Sunday, December 17, 2006

Who would want to be a vicar?

Well, after attending the diocesan vocations day, I really do start to wonder. Having been told that I would be lonely, that the work was tough and that I would hardly have time off, I realised that they were not really selling this to me. I came away with little idea of what a vicar does day-to-day, little conviction of what skills were requiered and little guidance given to my suitability.

What personal feedback I got was a little offensive. Over dinner a female vicar asked me what I did for a career. I said 'Journalist' at which point she told me that she has a journalist in her congregation who said that anything she said is in the public domain so can be published. She made it quite clear that this was obviously true for me and therefore I should not be trusted. I commented about my experiences of bias at Premier Radio and she said that all journalists were biased. I said that under the OfCom code it was illegal for broadcasters not to be fair and on the whole they succeed. She tutted and looked away. Next, I asked her what job she did when she was an unpaid minister in the church and she said that the church was her full life though, it transpired, she worked at a bank but the air of 'mightier and better than thou' remained. So when, we discussed how services should be run and she told me that they all had to be the same as routine led to profoundness, I remained silent. This was interesting but I disagree as this leaves no room for the individual to express themselves. Her moral judgements about my career were depressing and shortsighted. Her air of disapproval were marked (though I am not sure always intentional).

So this was not a good start as to how I view selection. The whole process seems archaic to put it politely; there are seven different stages before you are selected for training followed by three years training (full-time) which is then followed by at least two years as a Deacon then a curate before being given your own parish. This is a very long process and a lot of it seemed to be a bout what 'THEY' (the church hierachy) perceived as my skills and my calling rather than what I did. Whilst anyone can convince themselves that they are suited to a role this did seem an extreme way of testing it.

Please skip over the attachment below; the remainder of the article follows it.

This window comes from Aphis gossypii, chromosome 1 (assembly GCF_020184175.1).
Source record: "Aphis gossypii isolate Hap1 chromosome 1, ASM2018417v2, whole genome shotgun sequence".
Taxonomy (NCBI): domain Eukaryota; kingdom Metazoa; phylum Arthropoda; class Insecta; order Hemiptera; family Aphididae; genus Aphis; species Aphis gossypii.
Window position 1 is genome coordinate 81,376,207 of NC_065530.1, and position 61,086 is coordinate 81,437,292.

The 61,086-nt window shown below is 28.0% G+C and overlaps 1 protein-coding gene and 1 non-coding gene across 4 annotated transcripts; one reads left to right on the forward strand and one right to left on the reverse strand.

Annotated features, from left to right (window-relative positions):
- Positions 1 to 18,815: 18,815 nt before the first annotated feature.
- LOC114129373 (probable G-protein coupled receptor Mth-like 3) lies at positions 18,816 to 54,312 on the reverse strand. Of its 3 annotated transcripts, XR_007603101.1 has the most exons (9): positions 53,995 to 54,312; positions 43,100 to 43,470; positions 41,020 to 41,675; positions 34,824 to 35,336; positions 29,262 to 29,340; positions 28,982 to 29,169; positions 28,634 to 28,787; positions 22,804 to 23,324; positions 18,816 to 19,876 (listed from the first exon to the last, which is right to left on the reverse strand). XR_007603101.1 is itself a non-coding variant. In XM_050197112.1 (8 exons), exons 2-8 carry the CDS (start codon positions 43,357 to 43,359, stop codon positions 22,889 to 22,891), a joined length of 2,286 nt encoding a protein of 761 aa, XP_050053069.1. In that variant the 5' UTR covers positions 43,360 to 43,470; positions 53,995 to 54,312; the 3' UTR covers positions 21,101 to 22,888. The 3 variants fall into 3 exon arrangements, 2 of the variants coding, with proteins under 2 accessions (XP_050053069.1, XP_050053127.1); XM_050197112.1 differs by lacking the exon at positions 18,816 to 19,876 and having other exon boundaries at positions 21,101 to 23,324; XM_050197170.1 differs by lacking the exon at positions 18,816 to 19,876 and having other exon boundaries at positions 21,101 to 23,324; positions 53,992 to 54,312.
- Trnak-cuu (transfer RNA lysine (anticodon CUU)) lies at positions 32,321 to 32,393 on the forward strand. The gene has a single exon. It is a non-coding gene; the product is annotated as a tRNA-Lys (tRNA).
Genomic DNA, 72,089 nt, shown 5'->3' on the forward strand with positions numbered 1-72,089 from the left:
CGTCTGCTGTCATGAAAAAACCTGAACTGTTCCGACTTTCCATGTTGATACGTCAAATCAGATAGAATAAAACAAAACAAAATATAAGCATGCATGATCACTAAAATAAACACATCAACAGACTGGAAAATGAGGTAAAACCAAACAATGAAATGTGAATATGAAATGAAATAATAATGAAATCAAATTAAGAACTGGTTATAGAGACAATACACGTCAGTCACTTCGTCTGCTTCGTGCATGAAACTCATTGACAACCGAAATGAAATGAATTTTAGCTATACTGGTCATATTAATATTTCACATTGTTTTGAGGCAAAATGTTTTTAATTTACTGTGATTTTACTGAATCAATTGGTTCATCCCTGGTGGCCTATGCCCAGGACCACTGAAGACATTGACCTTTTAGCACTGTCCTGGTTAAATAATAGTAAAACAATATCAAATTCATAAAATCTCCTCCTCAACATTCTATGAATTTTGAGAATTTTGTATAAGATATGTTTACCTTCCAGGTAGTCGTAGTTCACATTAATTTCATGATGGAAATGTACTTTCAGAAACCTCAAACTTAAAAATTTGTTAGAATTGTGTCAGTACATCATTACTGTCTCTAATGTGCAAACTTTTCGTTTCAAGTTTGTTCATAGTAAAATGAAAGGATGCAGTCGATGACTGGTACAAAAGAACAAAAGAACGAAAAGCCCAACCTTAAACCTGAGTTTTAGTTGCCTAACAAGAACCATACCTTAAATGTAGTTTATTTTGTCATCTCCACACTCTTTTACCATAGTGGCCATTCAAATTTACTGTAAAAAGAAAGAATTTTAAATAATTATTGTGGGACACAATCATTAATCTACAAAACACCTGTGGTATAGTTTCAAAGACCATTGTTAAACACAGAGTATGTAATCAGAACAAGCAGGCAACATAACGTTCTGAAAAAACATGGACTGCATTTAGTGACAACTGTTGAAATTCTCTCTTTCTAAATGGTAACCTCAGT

A good friend of mine (thanks T) said to me recently that to contemplate a career change like that was a tad radical and that you have to be very sure before contemplating it. As he pointed out, I am also somewhat obsessive about news. Most people do not stay up all night for general election coverage. And particularly election coverage on the other side of the world. I'm also quite a good journalist, to be honest (did I mention I got a distinction? Pride, another sin) and it would be a shame not to use those skills.

Another friends (indeed, another T) thinks that I should just go for it. L thinks that nothing (gender, sexuality, background) should stop people 'doing God's work.' They are both right but in the end, I need to get to the stage where I am ready and comfortable to be challenged. I think that time may come but that time is not necessarily now; a little more wordly experience, a little more life.

Also, to be frank, there are several things that need to be resolved in my personal life before I think they will take me seriously as a candidate. Furthermore, deciding on something so fundemental at a time of change and unemployment may not be the wisest thing so some stability and work in my life would be good before making my mind up.

My final thoughts as I drove home were that this was not the time now but I so know that this will become an issue. I do wonder if the Church in Wales is for me as I have spent most of my time in the Church of England. I think it would be wise to get a job, become involved in a church and perhaps its PCC, work and preaching before committing as my gut reation is that St Asaph is not the place for me.

So, a disappointing day simply as those leading our churches are not always the best at inspiring others to be involved or indeed the best communicators.



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